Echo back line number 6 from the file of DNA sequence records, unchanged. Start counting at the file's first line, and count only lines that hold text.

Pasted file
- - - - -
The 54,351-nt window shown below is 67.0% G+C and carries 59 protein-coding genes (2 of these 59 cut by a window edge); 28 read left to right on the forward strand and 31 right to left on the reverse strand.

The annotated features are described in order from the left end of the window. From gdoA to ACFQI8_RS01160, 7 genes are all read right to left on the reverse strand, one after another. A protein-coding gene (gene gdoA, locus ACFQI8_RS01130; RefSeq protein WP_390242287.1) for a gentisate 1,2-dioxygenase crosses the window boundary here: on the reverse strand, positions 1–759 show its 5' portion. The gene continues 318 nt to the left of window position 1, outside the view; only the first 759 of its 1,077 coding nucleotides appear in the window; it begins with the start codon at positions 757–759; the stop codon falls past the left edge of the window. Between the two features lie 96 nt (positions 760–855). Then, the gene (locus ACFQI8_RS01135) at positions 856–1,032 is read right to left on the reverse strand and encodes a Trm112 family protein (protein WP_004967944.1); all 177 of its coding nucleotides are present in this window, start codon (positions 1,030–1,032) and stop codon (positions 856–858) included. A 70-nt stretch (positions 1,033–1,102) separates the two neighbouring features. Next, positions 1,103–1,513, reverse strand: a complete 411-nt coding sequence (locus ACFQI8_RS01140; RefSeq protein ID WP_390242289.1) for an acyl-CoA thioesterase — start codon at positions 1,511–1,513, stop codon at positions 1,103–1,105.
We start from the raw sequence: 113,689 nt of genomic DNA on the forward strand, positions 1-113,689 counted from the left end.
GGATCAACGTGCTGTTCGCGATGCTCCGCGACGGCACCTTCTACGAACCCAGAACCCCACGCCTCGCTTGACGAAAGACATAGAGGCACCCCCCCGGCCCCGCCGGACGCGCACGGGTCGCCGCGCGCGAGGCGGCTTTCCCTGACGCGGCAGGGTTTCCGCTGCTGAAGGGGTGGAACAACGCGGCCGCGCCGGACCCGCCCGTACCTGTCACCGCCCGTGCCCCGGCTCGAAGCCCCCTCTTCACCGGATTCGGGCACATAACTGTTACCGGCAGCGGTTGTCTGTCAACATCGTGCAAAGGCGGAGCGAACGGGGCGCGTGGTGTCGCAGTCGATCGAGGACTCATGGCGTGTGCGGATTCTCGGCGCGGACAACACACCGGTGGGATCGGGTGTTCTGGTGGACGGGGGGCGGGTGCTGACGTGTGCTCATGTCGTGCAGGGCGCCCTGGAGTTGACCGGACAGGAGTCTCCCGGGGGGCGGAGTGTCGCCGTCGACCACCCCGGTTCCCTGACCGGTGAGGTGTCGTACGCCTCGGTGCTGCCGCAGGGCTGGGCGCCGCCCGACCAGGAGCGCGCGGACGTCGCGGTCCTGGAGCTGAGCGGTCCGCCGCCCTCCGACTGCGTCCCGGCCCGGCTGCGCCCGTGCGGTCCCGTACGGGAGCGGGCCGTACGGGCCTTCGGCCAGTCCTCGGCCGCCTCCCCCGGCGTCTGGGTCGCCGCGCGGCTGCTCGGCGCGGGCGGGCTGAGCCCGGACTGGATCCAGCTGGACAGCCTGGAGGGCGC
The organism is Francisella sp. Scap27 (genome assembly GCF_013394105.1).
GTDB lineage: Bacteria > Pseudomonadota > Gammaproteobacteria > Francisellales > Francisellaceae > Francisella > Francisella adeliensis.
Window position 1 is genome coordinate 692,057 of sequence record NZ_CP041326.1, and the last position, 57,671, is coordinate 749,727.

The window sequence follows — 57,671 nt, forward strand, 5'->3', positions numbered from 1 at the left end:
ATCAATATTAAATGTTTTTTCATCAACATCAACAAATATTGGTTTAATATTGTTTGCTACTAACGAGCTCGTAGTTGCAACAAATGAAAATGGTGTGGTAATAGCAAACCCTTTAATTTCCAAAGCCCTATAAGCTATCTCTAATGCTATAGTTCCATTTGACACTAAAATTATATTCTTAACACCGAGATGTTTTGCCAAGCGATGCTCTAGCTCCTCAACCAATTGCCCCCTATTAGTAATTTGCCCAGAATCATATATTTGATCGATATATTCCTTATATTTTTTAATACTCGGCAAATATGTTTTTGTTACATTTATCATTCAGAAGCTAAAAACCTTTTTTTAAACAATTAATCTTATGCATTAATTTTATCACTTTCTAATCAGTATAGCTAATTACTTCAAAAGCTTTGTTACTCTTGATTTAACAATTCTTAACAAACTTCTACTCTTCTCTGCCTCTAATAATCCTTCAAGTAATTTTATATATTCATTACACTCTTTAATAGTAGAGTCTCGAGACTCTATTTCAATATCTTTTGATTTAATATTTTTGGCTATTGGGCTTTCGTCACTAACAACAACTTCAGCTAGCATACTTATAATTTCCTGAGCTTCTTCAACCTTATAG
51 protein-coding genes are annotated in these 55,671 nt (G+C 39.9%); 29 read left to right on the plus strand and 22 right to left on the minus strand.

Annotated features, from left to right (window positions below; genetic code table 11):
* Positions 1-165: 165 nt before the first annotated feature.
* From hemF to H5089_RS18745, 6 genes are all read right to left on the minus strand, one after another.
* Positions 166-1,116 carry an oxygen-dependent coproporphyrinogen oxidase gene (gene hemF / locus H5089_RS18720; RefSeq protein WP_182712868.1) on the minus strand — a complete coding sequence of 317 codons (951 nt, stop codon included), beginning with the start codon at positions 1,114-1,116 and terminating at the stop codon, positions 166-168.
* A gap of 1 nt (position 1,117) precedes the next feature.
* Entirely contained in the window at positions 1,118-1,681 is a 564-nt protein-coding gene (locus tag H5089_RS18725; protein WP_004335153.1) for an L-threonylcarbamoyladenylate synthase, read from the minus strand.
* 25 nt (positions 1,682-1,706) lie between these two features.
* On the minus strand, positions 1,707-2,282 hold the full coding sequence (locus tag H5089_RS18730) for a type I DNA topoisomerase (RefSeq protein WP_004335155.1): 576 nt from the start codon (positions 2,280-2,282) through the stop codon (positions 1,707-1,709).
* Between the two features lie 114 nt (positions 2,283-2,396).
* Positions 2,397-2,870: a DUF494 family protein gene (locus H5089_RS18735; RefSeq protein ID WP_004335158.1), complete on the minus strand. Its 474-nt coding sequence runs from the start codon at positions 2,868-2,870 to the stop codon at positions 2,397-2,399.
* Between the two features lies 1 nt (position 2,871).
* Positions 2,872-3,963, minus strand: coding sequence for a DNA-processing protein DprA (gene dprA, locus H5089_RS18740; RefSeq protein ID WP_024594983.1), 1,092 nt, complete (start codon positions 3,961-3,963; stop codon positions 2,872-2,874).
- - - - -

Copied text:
GTDB lineage: Bacteria > Pseudomonadota > Gammaproteobacteria > Francisellales > Francisellaceae > Francisella > Francisella adeliensis.